The act of a new American friend at the concert

According to The Washington Post, Kody Robertson, an auto parts salesman from Columbus, Ohio, met Michelle Vo by chance at the Route 91 Harvest Festival concert in Las Vegas. They joked and talked about golf. He recommended a beer for her, and she showed him a big tattoo on her back. They realized both were both staying at the Luxor.

Robertson is a longtime country music fan and came to Las Vegas with a group of friends for the concert. And Michelle Vo went here alone.

Robertson told Vo about the fun they had last year at the concert, and she let him know that she only started to like this type of music recently. As the concert wound down, the new friends sat at a place about 20 yards from the stage with other concert goers.

Suddenly, the gun shots started to fire, at 10:08 p.m. Robertson and Michelle looked into the sky to see if there were fireworks.

And the bullets continued hailing, from the 32nd floor of the Mandalay Bay Resort and Casino.

Everyone started to run, and scream.

One bullet pierced through Michelle Vo’s chest.

“She got hit, and I turned, saw she fell down,” Robertson remember. “She fell down right next to me, about two steps away.”

Then Robertson threw his body on top of Michelle to shield the bullets, and when the gunfire stopped, he and another person carried her out of the concert area.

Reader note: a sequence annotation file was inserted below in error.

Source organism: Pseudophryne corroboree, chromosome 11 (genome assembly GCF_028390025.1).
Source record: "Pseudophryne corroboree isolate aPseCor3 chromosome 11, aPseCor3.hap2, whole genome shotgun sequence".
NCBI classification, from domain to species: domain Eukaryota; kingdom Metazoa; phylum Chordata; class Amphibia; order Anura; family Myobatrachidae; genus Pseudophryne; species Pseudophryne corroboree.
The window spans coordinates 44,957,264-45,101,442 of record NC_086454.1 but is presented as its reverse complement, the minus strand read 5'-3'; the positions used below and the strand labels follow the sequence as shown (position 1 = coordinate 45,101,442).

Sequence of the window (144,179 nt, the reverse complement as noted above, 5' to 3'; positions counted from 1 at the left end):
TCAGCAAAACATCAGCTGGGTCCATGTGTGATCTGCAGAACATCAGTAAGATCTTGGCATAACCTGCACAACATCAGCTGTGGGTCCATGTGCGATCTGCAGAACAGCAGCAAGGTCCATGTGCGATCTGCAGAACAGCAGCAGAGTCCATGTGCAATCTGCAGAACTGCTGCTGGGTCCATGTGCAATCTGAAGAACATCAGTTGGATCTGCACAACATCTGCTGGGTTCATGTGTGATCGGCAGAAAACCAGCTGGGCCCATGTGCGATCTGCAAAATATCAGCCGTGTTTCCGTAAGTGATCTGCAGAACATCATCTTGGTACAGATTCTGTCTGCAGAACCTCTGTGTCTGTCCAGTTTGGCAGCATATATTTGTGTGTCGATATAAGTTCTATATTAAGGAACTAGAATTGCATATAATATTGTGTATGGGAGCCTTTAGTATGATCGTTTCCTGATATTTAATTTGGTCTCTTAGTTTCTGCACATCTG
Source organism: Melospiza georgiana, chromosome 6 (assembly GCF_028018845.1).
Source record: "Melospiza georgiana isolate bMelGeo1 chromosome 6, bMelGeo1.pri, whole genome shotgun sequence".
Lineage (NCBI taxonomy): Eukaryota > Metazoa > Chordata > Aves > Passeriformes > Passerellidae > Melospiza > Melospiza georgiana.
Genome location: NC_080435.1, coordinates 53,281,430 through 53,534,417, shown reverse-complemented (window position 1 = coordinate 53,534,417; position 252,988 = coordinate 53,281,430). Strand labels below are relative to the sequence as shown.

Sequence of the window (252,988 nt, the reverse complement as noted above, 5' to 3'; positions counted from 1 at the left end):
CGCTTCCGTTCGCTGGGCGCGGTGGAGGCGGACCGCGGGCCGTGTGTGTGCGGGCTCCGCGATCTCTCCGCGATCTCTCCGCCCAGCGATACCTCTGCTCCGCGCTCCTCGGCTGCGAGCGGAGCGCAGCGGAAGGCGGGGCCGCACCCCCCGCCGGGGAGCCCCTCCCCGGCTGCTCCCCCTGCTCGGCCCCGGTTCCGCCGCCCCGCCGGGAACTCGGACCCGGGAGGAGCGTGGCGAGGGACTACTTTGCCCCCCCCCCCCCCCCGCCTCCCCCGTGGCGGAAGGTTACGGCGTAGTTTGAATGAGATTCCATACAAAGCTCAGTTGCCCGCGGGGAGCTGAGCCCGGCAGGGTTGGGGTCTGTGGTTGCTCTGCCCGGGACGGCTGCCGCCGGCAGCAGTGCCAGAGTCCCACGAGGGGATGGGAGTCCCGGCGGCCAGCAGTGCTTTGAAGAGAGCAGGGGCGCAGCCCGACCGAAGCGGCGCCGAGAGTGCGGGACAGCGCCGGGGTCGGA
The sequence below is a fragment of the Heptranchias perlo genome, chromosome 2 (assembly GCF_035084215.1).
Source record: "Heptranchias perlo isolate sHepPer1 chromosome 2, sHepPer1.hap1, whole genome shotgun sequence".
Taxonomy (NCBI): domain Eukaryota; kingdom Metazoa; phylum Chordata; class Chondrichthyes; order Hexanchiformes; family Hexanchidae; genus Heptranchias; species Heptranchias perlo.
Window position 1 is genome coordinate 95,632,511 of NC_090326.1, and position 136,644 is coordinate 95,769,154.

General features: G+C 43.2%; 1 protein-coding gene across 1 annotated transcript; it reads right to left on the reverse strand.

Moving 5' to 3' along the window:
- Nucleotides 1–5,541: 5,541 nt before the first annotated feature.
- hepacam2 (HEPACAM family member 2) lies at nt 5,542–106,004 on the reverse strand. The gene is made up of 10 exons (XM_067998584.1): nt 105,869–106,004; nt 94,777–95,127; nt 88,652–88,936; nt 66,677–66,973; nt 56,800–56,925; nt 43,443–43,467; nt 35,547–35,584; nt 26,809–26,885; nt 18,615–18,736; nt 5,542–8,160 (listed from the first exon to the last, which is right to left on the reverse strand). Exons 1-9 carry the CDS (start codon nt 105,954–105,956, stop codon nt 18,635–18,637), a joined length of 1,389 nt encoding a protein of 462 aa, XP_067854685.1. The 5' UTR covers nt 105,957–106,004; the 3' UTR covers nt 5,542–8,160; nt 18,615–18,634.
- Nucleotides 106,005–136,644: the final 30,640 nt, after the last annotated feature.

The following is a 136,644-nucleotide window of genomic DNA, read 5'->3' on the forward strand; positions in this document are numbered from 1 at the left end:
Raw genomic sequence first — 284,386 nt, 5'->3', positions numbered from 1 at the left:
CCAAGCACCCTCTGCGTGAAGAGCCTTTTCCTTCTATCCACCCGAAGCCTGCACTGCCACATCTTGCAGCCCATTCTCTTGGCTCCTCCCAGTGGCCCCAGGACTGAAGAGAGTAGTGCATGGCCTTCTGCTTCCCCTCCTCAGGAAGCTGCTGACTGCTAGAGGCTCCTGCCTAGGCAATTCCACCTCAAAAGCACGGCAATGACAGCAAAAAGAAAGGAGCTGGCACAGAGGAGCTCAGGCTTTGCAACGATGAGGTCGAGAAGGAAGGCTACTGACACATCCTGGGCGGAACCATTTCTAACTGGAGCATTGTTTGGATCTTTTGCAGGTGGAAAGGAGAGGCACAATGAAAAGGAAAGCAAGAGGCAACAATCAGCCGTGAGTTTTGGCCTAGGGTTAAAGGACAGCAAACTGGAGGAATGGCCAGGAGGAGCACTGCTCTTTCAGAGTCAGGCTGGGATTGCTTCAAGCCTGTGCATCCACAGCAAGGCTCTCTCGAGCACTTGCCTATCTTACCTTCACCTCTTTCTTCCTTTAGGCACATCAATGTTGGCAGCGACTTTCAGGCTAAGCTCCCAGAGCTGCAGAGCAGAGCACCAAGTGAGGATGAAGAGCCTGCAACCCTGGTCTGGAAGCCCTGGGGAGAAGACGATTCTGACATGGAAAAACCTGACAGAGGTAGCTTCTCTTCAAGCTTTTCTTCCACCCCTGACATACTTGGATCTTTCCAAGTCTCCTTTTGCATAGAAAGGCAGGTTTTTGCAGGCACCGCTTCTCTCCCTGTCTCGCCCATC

“Michelle, Michelle!” Robertson screamed when he and others tried to perform CPR for her, she was no longer breathing. “Wake up!”

After that, Robertson saw a white pickup truck heading for a hospital. He put her on the truck’s bed, and returned to the concert area. He found her wallet but couldn’t find her phone.

He called the number she had given him; the person who answered said her phone had been by the stage and told him to go to Planet Hollywood to pick it up.

Holding Michelle’s phone, Robertson saw many frantic messages but could not unlock it because he didn’t have the code.

Then he asked around, and some casino employees nearby told him where to find the closest hospital. He walked there, while texting his family and friends to let them know he was safe.
At 3 a.m., Robertson arrived at the hospital, but the door was locked and no one could get in. There was no news about Michelle. Blood was all over his jeans and hands, and Michelle’s phone buzzed.

On the other end, Jeremiah Hawkins, 37, Michelle’s brother in-law, begged, “Please tell me that she’s OK.”

Robertson told him what he knew: Michelle was shot in the chest and driven to the hospital.

He also promised to look for her.

After an hour waited, the hospital opened, everyone came in and out. Michelle’s purse was still in Robertson’s hand, and he ran up to a policeman who was standing at the entrance.